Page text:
Dramatic photos of Pluto provide science fodder for years to come

    This image provided by NASA on Wednesday shows a region near Pluto's equator with a range of mountains captured by the New Horizons spacecraft. (NASA/JHUAPL/SwRI via AP)

    This image provided by NASA on Wednesday shows a region near Pluto's equator with a range of mountains captured by the New Horizons spacecraft. (NASA/JHUAPL/SwRI via AP)

    New Horizons spacecraft is beaming back images of the solar system’s most distant planet, and scientists think they will answer many questions.

    With images from the New Horizons spacecraft finally arriving here on Earth, Pluto is having a moment. Don’t believe me? Just check the Twitter hashtag #PlutoFlyBy.

    As a longtime Pluto watcher, MIT professor of planetary science Richard Binzel is also having a moment.

    He’s been obsessed with the stars (or in his case, the planets) since he first saw Saturn’s rings through a telescope at age 12. As a scientist on the New Horizons mission, he’s waited almost a decade to see photos of our solar system’s most distant celestial body.

    “We’ve been waiting for nine years, and they are beyond expectation,” he told The Pulse.

    The images are revelatory for folks in Binzel’s line of work. Soaring ice mountains, fields of light and darkness, and five-mile-deep canyons are some of the spectacular landscapes New Horizons has shown us since the first up-close images arrived on Wednesday night.

    “We’re going to be challenged for years ahead trying to decode what this all means,” says Binzel, practically buzzing from all the new data coming his way over the course of the next 16 months or so. That’s how long it will take to send the information three billion miles across the galaxy at the snail’s pace of one kilobyte per second.

    “You can think of this process as the longest download in history,” says Binzel. “We’ll never complain again about downloading an HD movie.”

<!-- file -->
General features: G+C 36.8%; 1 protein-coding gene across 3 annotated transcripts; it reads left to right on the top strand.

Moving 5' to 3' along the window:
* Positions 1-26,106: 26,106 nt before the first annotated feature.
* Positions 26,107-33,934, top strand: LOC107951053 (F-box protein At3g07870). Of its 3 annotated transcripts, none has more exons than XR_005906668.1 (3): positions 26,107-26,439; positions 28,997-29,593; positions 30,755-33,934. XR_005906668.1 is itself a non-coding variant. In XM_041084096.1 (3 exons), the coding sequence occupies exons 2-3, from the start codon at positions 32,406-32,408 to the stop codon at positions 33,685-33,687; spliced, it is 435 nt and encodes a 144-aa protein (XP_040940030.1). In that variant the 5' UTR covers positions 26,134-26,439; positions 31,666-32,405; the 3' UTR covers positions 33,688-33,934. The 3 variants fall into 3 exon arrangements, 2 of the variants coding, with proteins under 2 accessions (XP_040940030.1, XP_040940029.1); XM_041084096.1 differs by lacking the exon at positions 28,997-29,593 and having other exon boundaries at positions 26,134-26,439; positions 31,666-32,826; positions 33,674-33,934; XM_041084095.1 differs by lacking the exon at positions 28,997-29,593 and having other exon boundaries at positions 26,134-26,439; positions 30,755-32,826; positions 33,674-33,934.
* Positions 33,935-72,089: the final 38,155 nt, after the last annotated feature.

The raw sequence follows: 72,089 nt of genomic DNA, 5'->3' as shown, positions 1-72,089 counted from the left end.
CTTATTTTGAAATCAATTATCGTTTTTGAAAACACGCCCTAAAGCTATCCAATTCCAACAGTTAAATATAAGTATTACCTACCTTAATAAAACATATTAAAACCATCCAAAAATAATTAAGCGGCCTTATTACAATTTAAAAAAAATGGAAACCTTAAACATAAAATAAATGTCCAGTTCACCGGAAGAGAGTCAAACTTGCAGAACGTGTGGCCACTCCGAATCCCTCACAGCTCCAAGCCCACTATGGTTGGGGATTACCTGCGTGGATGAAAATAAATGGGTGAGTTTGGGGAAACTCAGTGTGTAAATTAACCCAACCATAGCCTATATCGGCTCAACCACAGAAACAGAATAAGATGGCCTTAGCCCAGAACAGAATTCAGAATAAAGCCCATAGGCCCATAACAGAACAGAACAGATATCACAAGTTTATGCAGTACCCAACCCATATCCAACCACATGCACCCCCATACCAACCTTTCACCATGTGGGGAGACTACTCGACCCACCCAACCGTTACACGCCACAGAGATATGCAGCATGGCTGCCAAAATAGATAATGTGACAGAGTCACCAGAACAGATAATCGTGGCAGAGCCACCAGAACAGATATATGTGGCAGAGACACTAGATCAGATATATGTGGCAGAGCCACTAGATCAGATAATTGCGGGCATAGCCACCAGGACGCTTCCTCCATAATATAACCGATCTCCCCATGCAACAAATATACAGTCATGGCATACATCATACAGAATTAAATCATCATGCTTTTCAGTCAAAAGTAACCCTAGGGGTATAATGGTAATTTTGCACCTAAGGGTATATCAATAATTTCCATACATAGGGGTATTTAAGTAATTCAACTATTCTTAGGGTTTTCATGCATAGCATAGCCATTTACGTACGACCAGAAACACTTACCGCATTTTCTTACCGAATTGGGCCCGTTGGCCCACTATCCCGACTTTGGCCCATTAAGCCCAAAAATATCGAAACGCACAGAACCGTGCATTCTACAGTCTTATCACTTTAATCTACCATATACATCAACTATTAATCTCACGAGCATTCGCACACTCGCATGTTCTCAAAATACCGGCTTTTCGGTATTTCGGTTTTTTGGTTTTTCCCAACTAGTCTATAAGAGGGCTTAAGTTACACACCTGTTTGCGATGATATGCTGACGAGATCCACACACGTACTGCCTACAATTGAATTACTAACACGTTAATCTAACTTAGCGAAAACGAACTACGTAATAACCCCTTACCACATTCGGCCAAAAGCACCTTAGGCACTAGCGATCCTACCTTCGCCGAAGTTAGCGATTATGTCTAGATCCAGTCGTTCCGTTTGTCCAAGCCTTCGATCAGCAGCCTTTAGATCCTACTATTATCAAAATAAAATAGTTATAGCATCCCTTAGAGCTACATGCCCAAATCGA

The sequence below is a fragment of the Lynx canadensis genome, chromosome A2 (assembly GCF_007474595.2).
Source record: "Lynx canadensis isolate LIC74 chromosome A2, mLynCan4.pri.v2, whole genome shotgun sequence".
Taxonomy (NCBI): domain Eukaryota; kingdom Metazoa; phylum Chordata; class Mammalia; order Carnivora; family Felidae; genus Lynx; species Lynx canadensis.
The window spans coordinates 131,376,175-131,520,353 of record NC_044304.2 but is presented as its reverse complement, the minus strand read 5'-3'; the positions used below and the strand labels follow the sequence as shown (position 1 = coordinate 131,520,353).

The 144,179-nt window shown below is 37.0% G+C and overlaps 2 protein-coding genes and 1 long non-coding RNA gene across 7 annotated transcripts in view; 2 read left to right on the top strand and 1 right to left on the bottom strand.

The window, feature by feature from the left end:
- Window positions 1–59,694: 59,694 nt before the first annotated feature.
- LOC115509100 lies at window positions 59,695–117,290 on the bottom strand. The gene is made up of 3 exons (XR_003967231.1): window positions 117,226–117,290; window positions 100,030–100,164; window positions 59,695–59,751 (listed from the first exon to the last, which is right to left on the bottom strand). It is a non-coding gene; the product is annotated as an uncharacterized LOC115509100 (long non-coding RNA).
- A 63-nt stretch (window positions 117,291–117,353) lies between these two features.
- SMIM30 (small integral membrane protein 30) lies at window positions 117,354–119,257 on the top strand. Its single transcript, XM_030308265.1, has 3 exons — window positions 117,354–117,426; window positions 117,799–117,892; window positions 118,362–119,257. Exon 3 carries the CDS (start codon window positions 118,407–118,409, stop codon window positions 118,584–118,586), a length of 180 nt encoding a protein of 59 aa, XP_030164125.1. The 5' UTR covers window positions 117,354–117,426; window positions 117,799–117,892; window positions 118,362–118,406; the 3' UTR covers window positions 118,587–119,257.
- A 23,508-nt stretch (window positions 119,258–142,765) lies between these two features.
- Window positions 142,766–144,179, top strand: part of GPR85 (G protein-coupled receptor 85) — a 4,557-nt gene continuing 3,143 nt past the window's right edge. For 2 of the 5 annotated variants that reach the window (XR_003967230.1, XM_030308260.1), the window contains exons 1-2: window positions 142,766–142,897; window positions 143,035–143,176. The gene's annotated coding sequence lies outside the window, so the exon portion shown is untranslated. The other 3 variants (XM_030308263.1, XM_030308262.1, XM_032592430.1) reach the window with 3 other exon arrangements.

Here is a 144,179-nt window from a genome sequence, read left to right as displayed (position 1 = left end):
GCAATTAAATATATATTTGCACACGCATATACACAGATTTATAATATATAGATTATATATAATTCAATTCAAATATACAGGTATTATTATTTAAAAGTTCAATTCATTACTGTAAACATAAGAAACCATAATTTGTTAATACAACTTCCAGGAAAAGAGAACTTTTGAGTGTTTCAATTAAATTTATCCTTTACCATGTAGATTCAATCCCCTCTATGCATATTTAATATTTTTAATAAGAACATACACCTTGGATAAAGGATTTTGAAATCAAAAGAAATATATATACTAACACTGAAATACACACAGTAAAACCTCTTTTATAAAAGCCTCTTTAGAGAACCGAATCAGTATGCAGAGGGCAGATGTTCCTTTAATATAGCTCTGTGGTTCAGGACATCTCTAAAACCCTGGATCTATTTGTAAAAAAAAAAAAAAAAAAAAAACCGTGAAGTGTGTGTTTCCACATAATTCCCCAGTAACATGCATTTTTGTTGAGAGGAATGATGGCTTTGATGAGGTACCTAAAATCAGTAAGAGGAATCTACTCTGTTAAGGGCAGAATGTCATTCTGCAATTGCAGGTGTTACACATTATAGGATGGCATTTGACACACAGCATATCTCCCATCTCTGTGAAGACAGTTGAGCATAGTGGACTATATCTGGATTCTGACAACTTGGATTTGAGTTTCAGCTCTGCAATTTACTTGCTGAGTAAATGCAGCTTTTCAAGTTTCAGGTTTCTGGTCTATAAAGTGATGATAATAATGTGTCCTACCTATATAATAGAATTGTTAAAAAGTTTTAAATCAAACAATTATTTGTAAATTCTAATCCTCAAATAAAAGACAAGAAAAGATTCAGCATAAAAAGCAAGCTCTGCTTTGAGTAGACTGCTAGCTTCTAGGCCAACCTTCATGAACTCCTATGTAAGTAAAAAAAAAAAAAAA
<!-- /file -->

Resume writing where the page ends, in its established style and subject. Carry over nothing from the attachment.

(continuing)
Binzel and others hope the photos will answer some big questions, like might we find life on Pluto?

    “Certainly not life as we know it,” Binzel chuckles before continuing, “though we do find life in some very extreme environments on Earth, whether it’s deep in Antarctic ice cores or in hot springs like at Yellowstone.”

    And as far as the debate over planetary status is concerned, Binzel is not interested in the controversy.

    “We always think of it as a planetary world, and we don’t care too much about the label,” he says dismissively. “It’s a dwarf planet, our sun is a dwarf star, so we think of dwarf planets as plants with all equal standing no matter what you call it.”

    With Pluto now in the rearview mirror, we wondered what’s next for New Horizons. A lot, according to Binzel. If NASA approves a continuation of the mission, he says the team has identified some objects in the lesser-known Kuiper Belt of asteroids that are of interest.

    Why dedicate your life to a planet so distant that the temperature on a sunny day is 280 degrees below zero?

    “These are reachable worlds,” answered Binzel. “You can formulate ideas with telescopes on Earth, and then ultimately go there and resolve those questions you once had and then formulate new questions based on the amazing things that you see up close.”

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